Even at first glance, though, Swords is a beautiful game. The graphics are vibrant and cheery; character models look great, and environments are varied. Although Wii has never been a graphical powerhouse, Swords‘ developer pushed the hardware, and as a result, gave us something that looks brilliant given the console’s technological limitations. Going one step further, Dragon Quest has always been known for its wonderful soundtracks, and The Masked Queen and the Tower of Mirrors is no exception. Although composer Manami Matsumae had no previous experience with the franchise, she showed that her work, while not at the top of the list, is nevertheless strong, moving, and can add to overall tone very well. Regardless of the aesthetics, or audio, the presentation values in Swords is typical Square-Enix, top-notch stuff.
As eluded to in the beginning, however, it was the combat that acted as Swords’ scarlet letter. The battling uses the Wii Remote completely, and requires, not encourages mind you, players to swing the remote in various directions to dispatch foes. Tossing the controller horizontally, vertically, and diagonally to attack monsters which are placed strategically in specific sectors of the screen that can only be attacked with the appropriate sword swing (in this case, remote waggle) drove some gamers bonkers. After twenty years of traditional turn-based combat, developers choosing to modify the core of one of its flagship series didn’t sit well with most. Essentially, the franchise was turned upside down with this design change, and considering the “waggle” mechanics weren’t exactly responsive – they definitely weren’t 1:1 – it didn’t make fans any more willing to embrace the transformation.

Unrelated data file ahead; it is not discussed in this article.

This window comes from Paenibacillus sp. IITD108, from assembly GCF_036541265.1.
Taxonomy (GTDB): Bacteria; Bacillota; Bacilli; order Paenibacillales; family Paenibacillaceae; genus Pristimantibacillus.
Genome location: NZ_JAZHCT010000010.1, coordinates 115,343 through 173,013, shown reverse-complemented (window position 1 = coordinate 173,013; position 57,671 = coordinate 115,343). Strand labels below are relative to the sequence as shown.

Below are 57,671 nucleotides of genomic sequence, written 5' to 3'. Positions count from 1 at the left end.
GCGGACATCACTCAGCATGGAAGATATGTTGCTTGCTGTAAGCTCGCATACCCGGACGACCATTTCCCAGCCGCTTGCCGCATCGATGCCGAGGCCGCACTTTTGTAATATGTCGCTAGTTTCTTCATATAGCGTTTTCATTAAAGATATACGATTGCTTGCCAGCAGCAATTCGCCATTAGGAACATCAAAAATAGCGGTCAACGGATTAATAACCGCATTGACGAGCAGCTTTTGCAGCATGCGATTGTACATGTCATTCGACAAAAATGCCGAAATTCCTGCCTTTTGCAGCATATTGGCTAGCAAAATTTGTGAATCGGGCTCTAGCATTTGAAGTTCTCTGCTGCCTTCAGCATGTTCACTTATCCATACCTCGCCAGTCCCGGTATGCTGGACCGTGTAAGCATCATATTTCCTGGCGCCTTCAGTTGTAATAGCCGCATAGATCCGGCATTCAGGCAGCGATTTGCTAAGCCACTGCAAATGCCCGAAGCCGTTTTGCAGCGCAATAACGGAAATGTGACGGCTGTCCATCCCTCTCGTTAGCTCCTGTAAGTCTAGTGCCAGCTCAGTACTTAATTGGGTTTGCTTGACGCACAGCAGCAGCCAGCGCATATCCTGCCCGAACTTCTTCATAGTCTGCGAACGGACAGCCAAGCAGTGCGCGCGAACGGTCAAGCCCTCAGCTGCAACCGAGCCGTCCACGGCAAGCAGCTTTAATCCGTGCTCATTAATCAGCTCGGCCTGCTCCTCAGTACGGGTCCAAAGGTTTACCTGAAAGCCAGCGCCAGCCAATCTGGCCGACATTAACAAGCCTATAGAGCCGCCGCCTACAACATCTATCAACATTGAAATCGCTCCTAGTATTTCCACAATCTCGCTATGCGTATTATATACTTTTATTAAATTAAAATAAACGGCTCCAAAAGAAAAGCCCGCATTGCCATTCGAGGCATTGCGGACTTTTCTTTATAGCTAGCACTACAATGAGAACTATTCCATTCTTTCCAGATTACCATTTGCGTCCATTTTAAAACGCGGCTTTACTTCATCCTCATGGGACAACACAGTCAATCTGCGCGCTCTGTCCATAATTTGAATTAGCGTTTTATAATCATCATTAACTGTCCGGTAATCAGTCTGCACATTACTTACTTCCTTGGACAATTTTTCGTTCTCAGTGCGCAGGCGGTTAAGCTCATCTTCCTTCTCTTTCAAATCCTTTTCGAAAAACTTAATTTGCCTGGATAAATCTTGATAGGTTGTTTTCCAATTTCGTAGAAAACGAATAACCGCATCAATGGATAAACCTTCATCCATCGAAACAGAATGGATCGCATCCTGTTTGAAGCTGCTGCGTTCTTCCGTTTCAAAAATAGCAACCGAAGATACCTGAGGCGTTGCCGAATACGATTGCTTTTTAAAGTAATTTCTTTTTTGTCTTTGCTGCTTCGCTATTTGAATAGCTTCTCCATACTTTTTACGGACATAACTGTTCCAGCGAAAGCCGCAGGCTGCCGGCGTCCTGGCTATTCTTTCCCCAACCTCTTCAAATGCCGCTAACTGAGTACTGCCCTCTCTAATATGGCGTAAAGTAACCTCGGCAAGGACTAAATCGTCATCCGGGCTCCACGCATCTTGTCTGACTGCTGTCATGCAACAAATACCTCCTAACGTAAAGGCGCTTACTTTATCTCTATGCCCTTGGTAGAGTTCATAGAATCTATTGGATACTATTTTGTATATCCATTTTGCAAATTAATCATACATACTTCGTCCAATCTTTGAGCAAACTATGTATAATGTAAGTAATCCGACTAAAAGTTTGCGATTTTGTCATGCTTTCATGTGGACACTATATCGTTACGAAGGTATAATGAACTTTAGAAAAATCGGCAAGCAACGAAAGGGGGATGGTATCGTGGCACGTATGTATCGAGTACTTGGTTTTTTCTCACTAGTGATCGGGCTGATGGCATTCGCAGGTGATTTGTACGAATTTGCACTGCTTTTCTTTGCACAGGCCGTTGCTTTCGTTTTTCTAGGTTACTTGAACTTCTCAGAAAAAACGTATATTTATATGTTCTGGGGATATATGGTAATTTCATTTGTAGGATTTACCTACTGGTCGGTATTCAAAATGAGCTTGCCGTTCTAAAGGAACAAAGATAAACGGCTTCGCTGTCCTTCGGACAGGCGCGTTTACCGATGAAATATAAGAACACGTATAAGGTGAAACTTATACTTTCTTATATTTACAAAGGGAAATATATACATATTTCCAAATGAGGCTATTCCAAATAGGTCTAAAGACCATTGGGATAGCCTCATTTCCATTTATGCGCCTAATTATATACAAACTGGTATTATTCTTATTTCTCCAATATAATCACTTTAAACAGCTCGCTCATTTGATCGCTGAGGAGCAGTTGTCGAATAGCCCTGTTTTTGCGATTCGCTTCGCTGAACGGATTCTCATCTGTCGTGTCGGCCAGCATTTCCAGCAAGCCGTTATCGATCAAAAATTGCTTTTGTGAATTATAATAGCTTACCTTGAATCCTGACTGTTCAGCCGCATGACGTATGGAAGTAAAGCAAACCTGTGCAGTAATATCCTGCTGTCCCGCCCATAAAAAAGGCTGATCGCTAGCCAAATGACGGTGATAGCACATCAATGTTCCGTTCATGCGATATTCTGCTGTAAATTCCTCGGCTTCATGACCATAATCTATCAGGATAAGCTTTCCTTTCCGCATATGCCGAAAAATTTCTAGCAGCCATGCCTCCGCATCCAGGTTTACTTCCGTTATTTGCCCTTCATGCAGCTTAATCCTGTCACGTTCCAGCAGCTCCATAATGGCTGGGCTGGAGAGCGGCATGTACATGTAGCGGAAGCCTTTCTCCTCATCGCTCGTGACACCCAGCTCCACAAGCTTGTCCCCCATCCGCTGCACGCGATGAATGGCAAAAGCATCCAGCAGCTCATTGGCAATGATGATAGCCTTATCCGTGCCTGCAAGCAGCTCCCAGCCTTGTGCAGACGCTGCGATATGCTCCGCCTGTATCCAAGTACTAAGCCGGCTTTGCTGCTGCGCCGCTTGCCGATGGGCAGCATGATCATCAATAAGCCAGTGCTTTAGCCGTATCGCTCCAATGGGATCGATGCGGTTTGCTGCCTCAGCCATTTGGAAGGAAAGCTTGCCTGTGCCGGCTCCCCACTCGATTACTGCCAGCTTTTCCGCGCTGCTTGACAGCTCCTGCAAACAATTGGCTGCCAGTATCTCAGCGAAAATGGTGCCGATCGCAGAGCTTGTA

In truth, though, it wasn’t all that bad. Yes, it was different, but I think it was an experiment that mostly succeeded. At the very least, Swords could not have worked on any other system, at least not at the time it came out when the Move and Kinect weren’t around. The simple fact that Swords gets overlooked mostly because of this change in combat is quite frankly obtuse and merely the product of fanboys getting off on their own arrogance and belief that it’s “cool” to disregard anything on the Wii.
Dragon Quest Swords: The Masked Queen and the Tower of Mirrors is a sound, solid title that fell victim to poor marketing, bad press, and the wrath of disgruntled, self-righteous fanboys. If we can put all that aside, we see that Swords has a wonderfully, small-scale story, precious characters, vibrant graphics, captivating audio, some great, though undeniably RPG-lite, gameplay elements, and some motion controls that add to the overall immersion. Dragon Quest Swords is not grand in scope, but that’s the reason why it succeeds. It’s intimate, quaint, and ultimately heart-warming because of it.